The emerging managed food chain

Farm & Countryside Commentary by Elbert van Donkersgoed

Editor's NOTE

This column was adapted from one of Elbert van Donkersgoed's weekly radio chats, called Corner Post, which are aired weekly on CFCO Radio in Chatham and CKNX Radio in Wingham, Ontario. Elbert is the Strategic Policy Advisor of the Christian Farmers Federation of Ontario, which is working hard to create a more satisfying and sustainable model for farming in the province. If you'd like to receive a transcript of Elbert's Corner Post address each week, send an email to evd@christianfarmers.org with SUBSCRIBE as the message.

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April 9, 2003: Food retailers have started redesigning our food system in response to what they believe consumers want and for what they think consumers will pay.

They are big enough, AND concentrated enough, to have their way:

  • McDonald's wants the eggs they serve to be laid by hens with more square inches of living space per bird in the poultry cages that dominate North American egg production.
  • Better Beef, the Guelph-based business that slaughters 90 percent of Ontario's cattle, accepts regular audits by Wendy's of burger fame. It is part of their contract to supply Wendy's burger patties right across Canada.The audit starts with the condition of the cattle as they arrive by truck
    from farms across the province.The review examines every step in the process plant to the patties being loaded on trucks for shipment. Better Beef is meeting standards above and beyond that required by the Canadian
    Food Inspection Agency. It makes one wonder if Wendy's will next want toaudit the farms that provide the cattle.
  • Many of Ontario's farm commodities have launched quality assurance programs and identification systems. Poultry is adopting HACCP - Hazard Analysis Critical Control Points. Pork has developed CQA - Canadian Quality Assurance. Wine makers have been at the leading edge with VQA - Vintner's Quality Assurance. All of these are standardized management systems designed to allow retailers the ability to deliver a consistent, quality product to consumers.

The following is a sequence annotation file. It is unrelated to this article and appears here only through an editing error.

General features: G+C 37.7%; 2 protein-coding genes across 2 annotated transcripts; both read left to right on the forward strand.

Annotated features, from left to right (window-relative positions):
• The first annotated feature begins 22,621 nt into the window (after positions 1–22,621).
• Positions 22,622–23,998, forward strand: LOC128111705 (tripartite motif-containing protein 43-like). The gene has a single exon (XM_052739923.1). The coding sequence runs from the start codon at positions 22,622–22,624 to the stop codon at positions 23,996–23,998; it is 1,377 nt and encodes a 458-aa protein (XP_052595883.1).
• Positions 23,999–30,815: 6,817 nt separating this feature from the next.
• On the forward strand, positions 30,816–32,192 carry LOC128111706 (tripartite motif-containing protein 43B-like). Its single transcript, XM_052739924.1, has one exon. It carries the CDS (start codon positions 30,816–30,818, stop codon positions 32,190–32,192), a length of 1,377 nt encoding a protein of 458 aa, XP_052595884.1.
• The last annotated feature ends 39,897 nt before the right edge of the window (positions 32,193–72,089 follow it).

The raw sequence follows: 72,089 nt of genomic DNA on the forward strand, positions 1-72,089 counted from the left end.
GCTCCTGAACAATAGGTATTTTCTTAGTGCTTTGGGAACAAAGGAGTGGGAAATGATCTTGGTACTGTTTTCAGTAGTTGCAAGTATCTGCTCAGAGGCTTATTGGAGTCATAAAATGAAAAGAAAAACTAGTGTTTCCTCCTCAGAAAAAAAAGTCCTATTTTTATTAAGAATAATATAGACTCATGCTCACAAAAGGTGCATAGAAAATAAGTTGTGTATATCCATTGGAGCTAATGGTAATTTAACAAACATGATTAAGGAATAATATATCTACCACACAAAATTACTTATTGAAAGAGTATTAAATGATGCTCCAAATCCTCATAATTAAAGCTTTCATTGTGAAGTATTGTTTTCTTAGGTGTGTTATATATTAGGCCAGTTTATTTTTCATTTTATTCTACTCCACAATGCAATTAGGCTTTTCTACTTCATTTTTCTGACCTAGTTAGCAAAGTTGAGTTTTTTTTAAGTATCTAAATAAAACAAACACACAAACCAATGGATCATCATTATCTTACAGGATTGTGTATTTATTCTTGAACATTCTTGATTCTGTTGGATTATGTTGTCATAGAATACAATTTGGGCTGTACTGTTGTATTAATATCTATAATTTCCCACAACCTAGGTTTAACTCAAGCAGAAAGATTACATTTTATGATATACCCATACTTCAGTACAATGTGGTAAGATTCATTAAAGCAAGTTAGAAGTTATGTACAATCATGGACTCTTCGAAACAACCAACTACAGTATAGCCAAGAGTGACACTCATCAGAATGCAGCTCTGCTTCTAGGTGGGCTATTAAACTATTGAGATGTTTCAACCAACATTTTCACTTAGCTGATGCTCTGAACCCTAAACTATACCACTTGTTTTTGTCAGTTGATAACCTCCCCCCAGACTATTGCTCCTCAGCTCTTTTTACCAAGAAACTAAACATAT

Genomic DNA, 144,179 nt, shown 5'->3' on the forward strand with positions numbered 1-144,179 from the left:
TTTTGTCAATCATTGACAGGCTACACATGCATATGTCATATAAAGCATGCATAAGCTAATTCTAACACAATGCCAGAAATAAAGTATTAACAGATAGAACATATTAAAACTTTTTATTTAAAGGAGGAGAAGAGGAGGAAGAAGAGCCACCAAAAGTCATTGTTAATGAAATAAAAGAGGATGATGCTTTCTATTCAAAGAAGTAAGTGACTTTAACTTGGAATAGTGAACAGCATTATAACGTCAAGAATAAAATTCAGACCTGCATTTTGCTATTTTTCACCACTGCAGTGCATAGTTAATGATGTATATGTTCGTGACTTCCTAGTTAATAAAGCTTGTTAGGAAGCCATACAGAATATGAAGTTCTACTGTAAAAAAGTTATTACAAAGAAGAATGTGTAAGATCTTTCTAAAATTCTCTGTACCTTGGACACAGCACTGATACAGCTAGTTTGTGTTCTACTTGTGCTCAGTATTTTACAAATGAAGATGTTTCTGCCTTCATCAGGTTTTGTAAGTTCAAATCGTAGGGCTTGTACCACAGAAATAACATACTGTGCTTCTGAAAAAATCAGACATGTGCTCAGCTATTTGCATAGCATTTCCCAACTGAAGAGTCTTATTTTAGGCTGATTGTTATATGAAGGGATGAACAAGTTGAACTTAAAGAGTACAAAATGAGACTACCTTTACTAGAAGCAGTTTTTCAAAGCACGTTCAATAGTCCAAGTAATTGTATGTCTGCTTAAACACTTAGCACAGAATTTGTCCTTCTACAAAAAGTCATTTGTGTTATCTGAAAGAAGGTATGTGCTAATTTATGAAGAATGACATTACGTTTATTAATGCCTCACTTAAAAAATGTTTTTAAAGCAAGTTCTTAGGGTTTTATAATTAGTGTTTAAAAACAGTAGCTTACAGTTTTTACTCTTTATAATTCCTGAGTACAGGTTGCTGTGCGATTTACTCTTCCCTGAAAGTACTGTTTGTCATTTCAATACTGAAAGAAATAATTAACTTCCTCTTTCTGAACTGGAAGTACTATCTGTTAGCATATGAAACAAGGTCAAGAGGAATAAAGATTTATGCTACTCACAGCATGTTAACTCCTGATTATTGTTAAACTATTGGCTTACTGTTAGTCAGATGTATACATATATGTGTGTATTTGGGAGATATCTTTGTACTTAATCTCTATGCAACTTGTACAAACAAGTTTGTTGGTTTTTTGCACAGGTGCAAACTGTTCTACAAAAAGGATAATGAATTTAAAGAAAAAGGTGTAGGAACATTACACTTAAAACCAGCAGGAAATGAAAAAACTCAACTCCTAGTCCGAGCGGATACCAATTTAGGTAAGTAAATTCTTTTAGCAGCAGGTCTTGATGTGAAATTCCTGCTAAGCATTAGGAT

Most of these developments benefit our food system. We are producing better and safer food.

But there is a cost for family farmers. These standardizations, driven by the interests of a few retailers, are turning the food chain into a managed system—managed by the concentrated market clout of retailers. There is no guarantee that extra on-farm costs can be recovered from this managed marketplace.

Primary food production in Ontario, the growing and raising of the raw food stuffs, that are eventually transformed into those choice products crowding superstore shelves, remains almost exclusively in the hands of family farmers. But the emerging structure of the food chain is taking more and more of the decision making out of the hands of farm entrepreneurs.

The structure of the food chain is becoming less and less friendly to the family farm. A managed food chain—a top-down managed food chain—is replacing the traditional food system where family farmers harvest creation's abundance and deliver nature's bounty to competitive markets.

This is one of the primary reasons why the Christian Farmers Federation is proposing a new vision for Ontario agriculture—one that includes family farmers in the design and control of the emerging managed food chain .

For more on the myths about hunger and the Canadian Foodgrains Bank, a Christian response to hunger visit


Corner Post can be heard weekly on CFCO Radio, Chatham and CKNX Radio, Wingham, Ontario. Corner Post is archived on the website of the Christian Farmers Federation of Ontario: www.christianfarmers.org. To be added to the electronic distribution list of Corner Post, send email to evd@christianfarmers.org with SUBSCRIBE as the message. To remove your name, send email with UNSUBSCRIBE as the message.